According to a report from Trulia, 10.4 percent of Atlanta’s property sales failed in 2016, which was the third highest rate of failed sales. Knock.co looked into property transactions over the last two years to come up with reasons behind the high failure rate in the city.
Nationally, Trulia found that starter homes have the highest rate of failed sales. However, in Atlanta, trade-up properties tend to see a significant percentage of failed sales as well.
Knock.co believes that this is due to it being difficult to find homes in the mid-range — instead the majority of homes are either starter homes, like in neighborhoods such as Vine City, or premium homes that are often found in areas like Buckhead. A recent report from Realtor.com also found that Atlanta is the tenth most difficult city to trade up in home.
When looking at the ages of homes, the highest failure rate sits with properties built between 1960 and 1969, with 12.8 percent of those deals falling through. This likely has to do with these homes needing major renovations and upgrades that are expensive and that owners cannot afford to do.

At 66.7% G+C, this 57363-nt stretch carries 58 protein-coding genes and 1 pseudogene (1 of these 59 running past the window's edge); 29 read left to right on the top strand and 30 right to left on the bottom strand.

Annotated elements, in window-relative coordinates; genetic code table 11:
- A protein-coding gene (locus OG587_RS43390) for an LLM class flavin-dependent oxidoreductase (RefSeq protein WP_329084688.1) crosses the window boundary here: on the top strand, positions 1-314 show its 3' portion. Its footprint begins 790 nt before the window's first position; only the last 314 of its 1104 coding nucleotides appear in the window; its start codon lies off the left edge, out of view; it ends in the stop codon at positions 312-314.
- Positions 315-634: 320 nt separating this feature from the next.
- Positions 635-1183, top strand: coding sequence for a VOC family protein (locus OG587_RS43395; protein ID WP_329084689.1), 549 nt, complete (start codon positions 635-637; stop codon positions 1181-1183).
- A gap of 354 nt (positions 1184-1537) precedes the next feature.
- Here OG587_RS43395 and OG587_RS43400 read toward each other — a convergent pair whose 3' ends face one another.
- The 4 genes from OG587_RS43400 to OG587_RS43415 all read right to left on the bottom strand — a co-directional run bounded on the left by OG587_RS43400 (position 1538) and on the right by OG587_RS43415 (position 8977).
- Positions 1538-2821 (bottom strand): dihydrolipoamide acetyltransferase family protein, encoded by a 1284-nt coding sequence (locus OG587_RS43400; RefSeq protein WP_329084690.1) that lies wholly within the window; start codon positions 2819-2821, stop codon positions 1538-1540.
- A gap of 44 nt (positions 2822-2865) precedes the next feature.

“We’re seeing that many houses built prior to 1970 are in underdeveloped neighborhoods with higher poverty rates,” Sean Black, Knock’s cofounder and CEO, said in a press release. He also said that residents often can’t afford to fix structural issues or make substantial upgrades, which are leading to more failed sales.
The report specifically cites East Point as an example of one such neighborhood. According to Knock, 14.4 percent of home sales failed in the ZIP code 30344 in 2016. In that ZIP code, 86 percent of the homes were built before 1970 and 27.8 percent of the neighborhood’s population lives under the poverty line.
In Kennesaw, the report found that 13.7 percent of homes in that area failed to go through. But of the ones that were sold, one-third were built from 1990 to 1999, which points to there being fewer issues with the homes due to them being relatively new.
In order to make sure that sales don’t fall through, Knock recommends that homeowners and sellers take a few steps up front.
“Invest in a home inspection and address major issues upfront,” Black says. “And while it’s important to price your home accurately, don’t forget about marketing it well, too. This is one of the biggest, most emotional purchases a consumer will make in their lifetime, so it’s up to the seller to inspire them.”